Skip to Main Content

Bite Risk

Part of Bite Risk



Buy from Other Retailers

About The Book

The Last Kids on Earth gets a lupine twist by way of Margaret Peterson Haddix in this eerie middle grade adventure set in a small town where all the adults are werewolves but the kids begin to suspect something else sinister is putting them at even greater risk.

When everyone’s a werewolf, it’s hard to spot the monster…

Thirteen-year-old Sel lives in the remote, isolated town of Tremorglade, where nothing interesting ever seems to happen. Well, unless you count the one night a month when the full moon rises and kids like him must lock up their parents while they transform into werewolves (though Tremorgladers prefer to call them Rippers). But that’s the whole world’s new normal since the Disruption changed everything well before Sel was born.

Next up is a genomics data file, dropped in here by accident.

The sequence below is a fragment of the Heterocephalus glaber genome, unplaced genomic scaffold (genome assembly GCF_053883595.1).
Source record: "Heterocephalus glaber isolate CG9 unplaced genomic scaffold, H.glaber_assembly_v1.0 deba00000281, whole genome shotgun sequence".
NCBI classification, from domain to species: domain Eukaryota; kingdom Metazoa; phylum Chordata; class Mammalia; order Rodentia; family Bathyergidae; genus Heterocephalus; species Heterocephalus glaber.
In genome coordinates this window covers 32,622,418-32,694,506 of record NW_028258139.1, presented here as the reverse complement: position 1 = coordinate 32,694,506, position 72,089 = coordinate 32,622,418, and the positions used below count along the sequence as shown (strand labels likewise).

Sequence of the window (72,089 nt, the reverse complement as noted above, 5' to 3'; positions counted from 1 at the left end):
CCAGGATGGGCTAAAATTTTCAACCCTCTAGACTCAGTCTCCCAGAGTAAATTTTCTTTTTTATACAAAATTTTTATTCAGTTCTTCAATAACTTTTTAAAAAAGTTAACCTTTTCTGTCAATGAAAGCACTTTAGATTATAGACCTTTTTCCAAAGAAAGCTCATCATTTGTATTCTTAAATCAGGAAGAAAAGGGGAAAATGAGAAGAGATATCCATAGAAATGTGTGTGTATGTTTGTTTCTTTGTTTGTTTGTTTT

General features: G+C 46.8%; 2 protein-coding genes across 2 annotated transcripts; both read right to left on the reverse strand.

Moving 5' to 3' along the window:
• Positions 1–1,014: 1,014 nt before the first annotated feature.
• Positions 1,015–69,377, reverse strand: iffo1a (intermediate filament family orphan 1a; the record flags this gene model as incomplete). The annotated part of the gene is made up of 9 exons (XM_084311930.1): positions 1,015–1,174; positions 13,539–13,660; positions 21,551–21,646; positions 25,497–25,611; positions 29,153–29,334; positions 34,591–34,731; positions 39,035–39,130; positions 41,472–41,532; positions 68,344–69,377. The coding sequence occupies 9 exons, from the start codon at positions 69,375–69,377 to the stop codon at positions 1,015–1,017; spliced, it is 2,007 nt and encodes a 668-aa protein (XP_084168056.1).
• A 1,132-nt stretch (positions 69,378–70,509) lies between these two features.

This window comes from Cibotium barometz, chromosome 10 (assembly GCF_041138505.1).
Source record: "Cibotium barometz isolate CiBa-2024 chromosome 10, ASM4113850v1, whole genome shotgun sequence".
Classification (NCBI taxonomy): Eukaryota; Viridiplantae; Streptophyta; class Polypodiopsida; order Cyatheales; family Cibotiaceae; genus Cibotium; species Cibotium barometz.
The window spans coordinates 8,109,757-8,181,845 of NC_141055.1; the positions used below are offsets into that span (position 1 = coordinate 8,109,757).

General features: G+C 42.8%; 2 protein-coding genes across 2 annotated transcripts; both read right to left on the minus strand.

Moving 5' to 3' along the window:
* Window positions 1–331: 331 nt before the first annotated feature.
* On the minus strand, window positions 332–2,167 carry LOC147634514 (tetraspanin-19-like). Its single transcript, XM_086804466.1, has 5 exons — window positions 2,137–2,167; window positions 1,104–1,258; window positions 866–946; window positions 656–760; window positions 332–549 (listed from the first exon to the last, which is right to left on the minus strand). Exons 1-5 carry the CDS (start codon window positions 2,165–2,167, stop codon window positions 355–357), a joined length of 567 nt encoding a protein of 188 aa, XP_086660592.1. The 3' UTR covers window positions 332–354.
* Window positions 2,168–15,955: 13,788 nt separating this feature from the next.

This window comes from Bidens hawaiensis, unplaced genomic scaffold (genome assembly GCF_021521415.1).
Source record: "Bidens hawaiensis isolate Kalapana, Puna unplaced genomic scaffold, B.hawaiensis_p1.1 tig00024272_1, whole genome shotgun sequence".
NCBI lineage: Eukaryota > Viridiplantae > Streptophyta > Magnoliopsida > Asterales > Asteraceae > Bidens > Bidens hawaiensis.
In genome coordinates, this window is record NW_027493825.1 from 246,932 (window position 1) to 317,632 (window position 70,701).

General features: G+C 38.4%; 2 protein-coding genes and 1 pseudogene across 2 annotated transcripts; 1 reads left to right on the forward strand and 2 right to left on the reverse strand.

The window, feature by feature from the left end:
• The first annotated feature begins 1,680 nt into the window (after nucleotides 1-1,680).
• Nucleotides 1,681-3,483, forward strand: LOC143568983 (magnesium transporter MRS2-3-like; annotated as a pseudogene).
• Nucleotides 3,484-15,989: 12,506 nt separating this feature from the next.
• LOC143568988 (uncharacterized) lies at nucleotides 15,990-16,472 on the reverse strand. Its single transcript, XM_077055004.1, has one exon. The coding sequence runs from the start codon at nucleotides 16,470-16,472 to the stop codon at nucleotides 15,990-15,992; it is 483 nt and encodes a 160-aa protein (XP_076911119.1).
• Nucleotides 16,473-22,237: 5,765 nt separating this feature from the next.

But when strange things begin happening in Tremorglade, like drones emitting sickening sounds and people behaving oddly, Sel and his friends begin asking questions about what’s really going on in their small town. And suspiciously soon after they do, Rippers begin escaping on confinement nights, people start disappearing, and the kids suspect they’re being followed.

Maybe there’s a reason no one ever seems to leave Tremorglade…and it’s up to Sel and his friends to figure out the truth someone doesn’t want them to know before another full moon puts them all at a bite risk.


Chapter One: April—Confinement Night CHAPTER ONE APRIL—CONFINEMENT NIGHT
I’m so busy repairing the tripwire across the front porch that I almost forget to take Mom her dinner. It’s only when I hear her clanging about downstairs that I realize it’s nearly eight o’clock. The streetlights cast a feeble yellowish haze as far as the house, but I don’t need them—the moon is more than enough. It hangs heavy and ripe over Tremorglade, watching everything we do.